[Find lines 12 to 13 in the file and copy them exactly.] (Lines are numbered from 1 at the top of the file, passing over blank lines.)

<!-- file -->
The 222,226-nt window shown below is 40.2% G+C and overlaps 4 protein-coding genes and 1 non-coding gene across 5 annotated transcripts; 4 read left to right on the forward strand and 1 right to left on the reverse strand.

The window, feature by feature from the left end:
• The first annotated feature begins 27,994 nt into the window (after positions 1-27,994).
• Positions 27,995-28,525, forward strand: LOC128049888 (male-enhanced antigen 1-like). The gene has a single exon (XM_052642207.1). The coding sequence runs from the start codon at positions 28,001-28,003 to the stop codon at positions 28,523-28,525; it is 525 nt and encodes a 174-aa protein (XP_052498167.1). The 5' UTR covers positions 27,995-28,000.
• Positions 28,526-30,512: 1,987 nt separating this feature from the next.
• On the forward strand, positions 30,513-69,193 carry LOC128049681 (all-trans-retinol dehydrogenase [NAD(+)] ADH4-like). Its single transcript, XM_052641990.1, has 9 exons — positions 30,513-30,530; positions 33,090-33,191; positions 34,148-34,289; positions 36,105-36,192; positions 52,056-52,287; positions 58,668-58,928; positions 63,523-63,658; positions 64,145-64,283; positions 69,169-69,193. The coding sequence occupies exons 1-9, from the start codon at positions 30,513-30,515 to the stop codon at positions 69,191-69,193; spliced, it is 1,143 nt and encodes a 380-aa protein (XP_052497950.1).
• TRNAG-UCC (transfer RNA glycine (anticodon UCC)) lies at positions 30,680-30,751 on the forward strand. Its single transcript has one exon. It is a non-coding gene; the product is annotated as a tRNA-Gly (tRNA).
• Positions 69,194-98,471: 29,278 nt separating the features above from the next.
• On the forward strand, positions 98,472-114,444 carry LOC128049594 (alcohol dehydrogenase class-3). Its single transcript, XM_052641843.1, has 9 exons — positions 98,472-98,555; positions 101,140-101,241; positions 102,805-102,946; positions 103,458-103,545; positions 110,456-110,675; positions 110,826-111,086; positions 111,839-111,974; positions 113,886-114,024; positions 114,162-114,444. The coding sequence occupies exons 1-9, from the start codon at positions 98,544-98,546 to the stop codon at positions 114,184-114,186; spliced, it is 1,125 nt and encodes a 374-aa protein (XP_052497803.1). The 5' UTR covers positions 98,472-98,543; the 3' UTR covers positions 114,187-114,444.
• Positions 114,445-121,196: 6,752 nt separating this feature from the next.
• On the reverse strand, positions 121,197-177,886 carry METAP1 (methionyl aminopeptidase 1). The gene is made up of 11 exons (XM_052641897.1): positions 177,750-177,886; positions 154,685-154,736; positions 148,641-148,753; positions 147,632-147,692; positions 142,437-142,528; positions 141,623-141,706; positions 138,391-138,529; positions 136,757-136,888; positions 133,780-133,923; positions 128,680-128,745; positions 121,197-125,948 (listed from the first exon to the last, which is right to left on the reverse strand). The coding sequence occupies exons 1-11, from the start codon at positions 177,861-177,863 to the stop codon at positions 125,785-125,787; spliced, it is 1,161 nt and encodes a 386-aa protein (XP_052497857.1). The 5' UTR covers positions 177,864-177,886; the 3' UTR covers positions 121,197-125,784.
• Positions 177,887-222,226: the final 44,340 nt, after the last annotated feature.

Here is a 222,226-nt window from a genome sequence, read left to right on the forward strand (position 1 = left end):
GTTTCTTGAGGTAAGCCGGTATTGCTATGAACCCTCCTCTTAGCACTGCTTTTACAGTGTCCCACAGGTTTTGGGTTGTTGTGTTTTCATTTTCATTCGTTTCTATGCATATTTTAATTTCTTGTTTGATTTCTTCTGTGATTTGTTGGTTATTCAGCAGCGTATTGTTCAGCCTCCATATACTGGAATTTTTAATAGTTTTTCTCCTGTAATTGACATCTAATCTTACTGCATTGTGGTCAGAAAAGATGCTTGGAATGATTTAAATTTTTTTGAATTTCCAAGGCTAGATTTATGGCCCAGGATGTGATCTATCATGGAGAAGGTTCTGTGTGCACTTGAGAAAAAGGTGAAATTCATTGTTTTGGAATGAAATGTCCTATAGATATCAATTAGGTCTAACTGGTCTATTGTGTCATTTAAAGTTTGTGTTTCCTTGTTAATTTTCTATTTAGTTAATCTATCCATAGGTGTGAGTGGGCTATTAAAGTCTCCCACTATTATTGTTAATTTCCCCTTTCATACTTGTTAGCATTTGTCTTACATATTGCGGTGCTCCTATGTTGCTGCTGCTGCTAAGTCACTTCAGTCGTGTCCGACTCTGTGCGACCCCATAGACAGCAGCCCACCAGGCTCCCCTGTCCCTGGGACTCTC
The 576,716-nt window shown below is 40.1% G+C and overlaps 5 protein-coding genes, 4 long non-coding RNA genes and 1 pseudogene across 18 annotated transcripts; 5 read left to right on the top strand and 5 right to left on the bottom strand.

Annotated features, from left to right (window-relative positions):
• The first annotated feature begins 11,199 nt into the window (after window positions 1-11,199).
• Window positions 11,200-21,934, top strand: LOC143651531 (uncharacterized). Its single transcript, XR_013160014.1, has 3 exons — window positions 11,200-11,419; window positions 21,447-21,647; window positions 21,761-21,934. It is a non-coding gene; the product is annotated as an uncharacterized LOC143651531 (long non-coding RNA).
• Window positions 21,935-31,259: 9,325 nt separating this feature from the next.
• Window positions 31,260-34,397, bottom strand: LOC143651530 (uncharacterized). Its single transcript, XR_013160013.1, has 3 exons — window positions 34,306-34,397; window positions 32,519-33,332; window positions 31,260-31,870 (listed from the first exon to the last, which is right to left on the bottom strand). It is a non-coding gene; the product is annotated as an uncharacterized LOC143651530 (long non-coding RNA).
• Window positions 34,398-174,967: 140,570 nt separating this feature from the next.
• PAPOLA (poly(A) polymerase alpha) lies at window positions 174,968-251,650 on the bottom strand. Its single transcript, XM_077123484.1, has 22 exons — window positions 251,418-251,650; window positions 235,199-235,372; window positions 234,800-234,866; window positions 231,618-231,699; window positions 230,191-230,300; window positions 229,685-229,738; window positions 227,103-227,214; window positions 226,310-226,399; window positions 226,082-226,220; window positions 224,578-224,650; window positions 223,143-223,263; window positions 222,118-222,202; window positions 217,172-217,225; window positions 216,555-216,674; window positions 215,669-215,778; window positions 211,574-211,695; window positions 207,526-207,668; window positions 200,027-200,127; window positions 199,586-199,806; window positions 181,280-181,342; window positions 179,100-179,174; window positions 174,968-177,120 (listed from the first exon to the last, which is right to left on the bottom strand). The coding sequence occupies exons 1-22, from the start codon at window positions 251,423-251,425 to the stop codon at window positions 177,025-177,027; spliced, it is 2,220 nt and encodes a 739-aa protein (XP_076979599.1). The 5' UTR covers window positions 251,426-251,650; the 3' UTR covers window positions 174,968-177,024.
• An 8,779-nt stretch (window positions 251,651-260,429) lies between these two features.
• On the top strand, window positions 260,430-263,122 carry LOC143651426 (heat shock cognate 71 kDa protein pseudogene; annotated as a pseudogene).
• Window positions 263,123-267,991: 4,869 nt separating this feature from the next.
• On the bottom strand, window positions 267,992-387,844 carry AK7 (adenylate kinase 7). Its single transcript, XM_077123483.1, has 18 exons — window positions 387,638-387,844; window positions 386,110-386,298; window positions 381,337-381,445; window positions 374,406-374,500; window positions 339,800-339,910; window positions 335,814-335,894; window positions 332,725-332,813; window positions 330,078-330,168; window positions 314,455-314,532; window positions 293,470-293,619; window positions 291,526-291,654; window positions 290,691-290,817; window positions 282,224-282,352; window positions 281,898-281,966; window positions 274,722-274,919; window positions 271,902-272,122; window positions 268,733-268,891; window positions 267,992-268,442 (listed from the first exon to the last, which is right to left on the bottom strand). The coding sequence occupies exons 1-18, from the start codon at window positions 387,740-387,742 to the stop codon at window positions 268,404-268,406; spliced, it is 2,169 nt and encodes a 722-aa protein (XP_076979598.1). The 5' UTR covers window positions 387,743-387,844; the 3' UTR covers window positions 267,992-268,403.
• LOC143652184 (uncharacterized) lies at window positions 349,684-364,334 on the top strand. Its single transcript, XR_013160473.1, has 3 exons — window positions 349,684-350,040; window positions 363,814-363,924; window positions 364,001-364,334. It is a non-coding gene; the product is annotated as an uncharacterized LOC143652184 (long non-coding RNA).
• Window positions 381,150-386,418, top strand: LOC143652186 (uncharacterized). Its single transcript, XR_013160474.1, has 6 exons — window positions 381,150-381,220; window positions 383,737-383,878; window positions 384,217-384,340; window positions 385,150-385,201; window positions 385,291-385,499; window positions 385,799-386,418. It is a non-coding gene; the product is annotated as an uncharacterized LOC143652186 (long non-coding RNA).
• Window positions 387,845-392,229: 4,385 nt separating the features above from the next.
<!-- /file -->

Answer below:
• Positions 177,887-222,226: the final 44,340 nt, after the last annotated feature.

Here is a 222,226-nt window from a genome sequence, read left to right on the forward strand (position 1 = left end):